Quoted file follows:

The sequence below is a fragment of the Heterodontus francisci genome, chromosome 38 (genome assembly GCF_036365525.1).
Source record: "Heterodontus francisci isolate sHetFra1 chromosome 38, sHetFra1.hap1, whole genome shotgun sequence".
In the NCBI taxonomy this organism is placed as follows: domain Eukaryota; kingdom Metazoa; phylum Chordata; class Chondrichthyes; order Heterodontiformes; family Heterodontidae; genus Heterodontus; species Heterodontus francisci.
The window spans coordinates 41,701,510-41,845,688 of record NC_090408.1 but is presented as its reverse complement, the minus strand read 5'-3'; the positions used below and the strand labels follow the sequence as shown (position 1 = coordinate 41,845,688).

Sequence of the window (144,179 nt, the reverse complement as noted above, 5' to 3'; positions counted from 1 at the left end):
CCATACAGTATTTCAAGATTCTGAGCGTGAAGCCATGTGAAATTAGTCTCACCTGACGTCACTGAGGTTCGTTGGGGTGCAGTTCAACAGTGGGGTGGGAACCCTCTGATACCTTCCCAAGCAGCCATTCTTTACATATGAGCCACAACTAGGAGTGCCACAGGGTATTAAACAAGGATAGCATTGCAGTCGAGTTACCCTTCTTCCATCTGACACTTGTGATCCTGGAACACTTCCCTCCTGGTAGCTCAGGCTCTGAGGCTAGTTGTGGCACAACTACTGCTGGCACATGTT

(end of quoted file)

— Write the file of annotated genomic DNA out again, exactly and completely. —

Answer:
The sequence below is a fragment of the Heterodontus francisci genome, chromosome 38 (genome assembly GCF_036365525.1).
Source record: "Heterodontus francisci isolate sHetFra1 chromosome 38, sHetFra1.hap1, whole genome shotgun sequence".
In the NCBI taxonomy this organism is placed as follows: domain Eukaryota; kingdom Metazoa; phylum Chordata; class Chondrichthyes; order Heterodontiformes; family Heterodontidae; genus Heterodontus; species Heterodontus francisci.
The window spans coordinates 41,701,510-41,845,688 of record NC_090408.1 but is presented as its reverse complement, the minus strand read 5'-3'; the positions used below and the strand labels follow the sequence as shown (position 1 = coordinate 41,845,688).

Sequence of the window (144,179 nt, the reverse complement as noted above, 5' to 3'; positions counted from 1 at the left end):
CCATACAGTATTTCAAGATTCTGAGCGTGAAGCCATGTGAAATTAGTCTCACCTGACGTCACTGAGGTTCGTTGGGGTGCAGTTCAACAGTGGGGTGGGAACCCTCTGATACCTTCCCAAGCAGCCATTCTTTACATATGAGCCACAACTAGGAGTGCCACAGGGTATTAAACAAGGATAGCATTGCAGTCGAGTTACCCTTCTTCCATCTGACACTTGTGATCCTGGAACACTTCCCTCCTGGTAGCTCAGGCTCTGAGGCTAGTTGTGGCACAACTACTGCTGGCACATGTT